insium's newsletter on leadership: September, 2016

Written by Wednesday, 21 September 2016 00:00
Published in Newsletter

Organisational Courage

Courage is a pattern of constructive opposition, in which an individual stands against social forces in order to remedy duress in the organisation.

Monica Worline, 2012

The VIA strengths of courage are bravery, perseverance, honesty and zest; practising these strengths have resulted in the following organisational benefits:

  • Improved accountability and responsibility
  • More effective working relationships
  • Increased self-efficacy and self-confidence
  • Broadened perception of what is possible and improved resourcefulness
  • Increased goal achievement
  • Increased ability to learn from mistakes
  • Increased positive energy, positive mood, empathy and conscientiousness
  • Increased prosocial orientation
  • Inspired others to act courageously 

Adapted from the works of Haidt (2002); Herman (1971); Hitz & Driscol (1989), Huhnke (1984); McQuaid& Lawn (2014); Peterson & Seligman (2004); Ryan & Deci (2000); Shepela, Cook, Horlitz, Leal, Luciano & Lufty (1997)

How do you build courage in your organisation?  A few ideas for your consideration that can be easily implemented include:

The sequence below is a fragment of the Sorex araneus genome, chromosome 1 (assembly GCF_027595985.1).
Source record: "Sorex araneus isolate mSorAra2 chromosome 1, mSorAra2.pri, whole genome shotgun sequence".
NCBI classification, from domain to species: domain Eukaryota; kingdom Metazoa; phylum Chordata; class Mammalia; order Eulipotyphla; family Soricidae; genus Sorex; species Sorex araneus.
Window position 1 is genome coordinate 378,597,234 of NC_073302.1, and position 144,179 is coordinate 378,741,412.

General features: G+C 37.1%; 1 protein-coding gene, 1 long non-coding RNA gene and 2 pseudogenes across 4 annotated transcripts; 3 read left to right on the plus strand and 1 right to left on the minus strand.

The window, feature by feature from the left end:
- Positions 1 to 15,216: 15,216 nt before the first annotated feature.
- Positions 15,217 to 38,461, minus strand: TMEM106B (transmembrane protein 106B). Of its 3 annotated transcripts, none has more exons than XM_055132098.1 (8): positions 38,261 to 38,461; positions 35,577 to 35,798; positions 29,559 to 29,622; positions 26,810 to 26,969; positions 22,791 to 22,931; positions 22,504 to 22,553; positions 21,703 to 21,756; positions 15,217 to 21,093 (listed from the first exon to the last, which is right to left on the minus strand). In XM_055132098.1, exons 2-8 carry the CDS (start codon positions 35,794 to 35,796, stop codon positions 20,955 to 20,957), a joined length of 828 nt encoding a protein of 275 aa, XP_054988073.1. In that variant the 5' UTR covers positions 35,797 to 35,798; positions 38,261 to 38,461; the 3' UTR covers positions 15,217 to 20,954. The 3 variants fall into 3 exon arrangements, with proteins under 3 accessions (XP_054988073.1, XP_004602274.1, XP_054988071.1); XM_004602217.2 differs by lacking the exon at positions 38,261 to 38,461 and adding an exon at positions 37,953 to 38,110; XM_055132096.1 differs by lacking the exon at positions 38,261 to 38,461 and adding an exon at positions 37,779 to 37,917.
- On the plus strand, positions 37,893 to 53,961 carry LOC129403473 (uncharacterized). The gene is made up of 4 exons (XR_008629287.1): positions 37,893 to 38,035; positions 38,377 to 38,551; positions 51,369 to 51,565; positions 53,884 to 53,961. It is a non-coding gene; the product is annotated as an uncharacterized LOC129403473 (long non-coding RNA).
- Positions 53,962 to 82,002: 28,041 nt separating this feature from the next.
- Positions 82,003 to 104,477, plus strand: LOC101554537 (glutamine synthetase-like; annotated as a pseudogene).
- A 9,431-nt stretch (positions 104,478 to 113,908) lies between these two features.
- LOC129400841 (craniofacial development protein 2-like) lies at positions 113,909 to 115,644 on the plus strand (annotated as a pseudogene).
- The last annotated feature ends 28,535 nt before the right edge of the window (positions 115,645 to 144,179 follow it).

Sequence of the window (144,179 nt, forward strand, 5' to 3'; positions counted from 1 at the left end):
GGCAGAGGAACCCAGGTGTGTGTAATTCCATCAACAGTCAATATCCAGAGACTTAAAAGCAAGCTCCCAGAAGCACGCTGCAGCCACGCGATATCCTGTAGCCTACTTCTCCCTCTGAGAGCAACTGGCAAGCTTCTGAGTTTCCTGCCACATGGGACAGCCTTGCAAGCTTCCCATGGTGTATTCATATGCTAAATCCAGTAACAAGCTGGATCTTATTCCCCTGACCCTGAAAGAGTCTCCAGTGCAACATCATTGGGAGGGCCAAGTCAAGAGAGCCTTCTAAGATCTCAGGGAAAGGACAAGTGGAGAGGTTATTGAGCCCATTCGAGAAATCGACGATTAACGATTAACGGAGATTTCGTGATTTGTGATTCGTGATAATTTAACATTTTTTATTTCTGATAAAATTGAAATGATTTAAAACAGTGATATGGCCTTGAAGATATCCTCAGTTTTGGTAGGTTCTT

Up!

Wednesday, 24 August 2016 00:00
Published in Blog

I recently tweeted about the following clip and thought I would write a very short piece about how you might like to consider using this clip in a strengths and/or wellbeing workshop.

This short clip (less than 5 minutes) from the animated movie, “Up!”, can be found here:  https://www.youtube.com/watch?v=wTDP-A--BhE

 

insium's newsletter on leadership: August, 2016

Written by Wednesday, 10 August 2016 00:00
Published in Newsletter

Courage:

The willingness to act towards a moral or worthwhile goal despite the presence of risk, uncertainty and fear

Robert Biswas-Diener, 2012

The VIA strengths of courage are bravery, perseverance, honesty and zest.  The benefits of these strengths include:

  • Healthy positive relationships
  • Taking personal responsibility for one’s actions
  • Increased tolerance for ambiguity
  • Increased resilience, personal growth and achievement
  • Increased trust
  • Increased happiness and wellbeing
  • Increased inclusiveness
  • Fuller expression of abilities, skills and talents
  • Increased resourcefulness
  • Increased self-confidence 

Adapted from Peterson & Seligman (2004)

 

While the following short clip depicts the courage of Buzz Lightyear:

https://www.youtube.com/watch?v=czgmiqhgMCQ

courage is not purely the domain of the heroes in the world - ordinary people have courage too. (Lopez, Rasmussen, Skorupski, Koetting, Petersen, & Yang, 2010).  And yet, being courageous … requires courage.